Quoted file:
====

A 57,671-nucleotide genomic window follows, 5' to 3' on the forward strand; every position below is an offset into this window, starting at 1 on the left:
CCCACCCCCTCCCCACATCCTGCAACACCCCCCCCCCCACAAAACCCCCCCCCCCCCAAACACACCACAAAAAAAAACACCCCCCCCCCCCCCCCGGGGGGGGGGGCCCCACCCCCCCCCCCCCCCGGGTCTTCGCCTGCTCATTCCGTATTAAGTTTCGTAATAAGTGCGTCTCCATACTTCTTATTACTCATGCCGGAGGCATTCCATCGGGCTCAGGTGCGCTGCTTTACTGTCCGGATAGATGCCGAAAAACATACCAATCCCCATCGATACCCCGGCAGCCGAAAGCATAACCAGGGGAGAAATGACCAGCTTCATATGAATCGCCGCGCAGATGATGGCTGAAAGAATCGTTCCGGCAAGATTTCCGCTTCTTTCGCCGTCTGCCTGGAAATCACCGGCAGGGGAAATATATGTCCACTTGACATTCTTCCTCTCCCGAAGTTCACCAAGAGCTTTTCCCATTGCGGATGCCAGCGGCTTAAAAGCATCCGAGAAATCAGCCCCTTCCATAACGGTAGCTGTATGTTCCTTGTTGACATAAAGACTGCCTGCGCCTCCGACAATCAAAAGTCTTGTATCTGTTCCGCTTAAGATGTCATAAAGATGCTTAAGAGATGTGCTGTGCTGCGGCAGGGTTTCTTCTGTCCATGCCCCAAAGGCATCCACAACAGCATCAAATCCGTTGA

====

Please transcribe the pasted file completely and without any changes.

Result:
A 57,671-nucleotide genomic window follows, 5' to 3' on the forward strand; every position below is an offset into this window, starting at 1 on the left:
CCCACCCCCTCCCCACATCCTGCAACACCCCCCCCCCCACAAAACCCCCCCCCCCCCAAACACACCACAAAAAAAAACACCCCCCCCCCCCCCCCGGGGGGGGGGGCCCCACCCCCCCCCCCCCCCGGGTCTTCGCCTGCTCATTCCGTATTAAGTTTCGTAATAAGTGCGTCTCCATACTTCTTATTACTCATGCCGGAGGCATTCCATCGGGCTCAGGTGCGCTGCTTTACTGTCCGGATAGATGCCGAAAAACATACCAATCCCCATCGATACCCCGGCAGCCGAAAGCATAACCAGGGGAGAAATGACCAGCTTCATATGAATCGCCGCGCAGATGATGGCTGAAAGAATCGTTCCGGCAAGATTTCCGCTTCTTTCGCCGTCTGCCTGGAAATCACCGGCAGGGGAAATATATGTCCACTTGACATTCTTCCTCTCCCGAAGTTCACCAAGAGCTTTTCCCATTGCGGATGCCAGCGGCTTAAAAGCATCCGAGAAATCAGCCCCTTCCATAACGGTAGCTGTATGTTCCTTGTTGACATAAAGACTGCCTGCGCCTCCGACAATCAAAAGTCTTGTATCTGTTCCGCTTAAGATGTCATAAAGATGCTTAAGAGATGTGCTGTGCTGCGGCAGGGTTTCTTCTGTCCATGCCCCAAAGGCATCCACAACAGCATCAAATCCGTTGA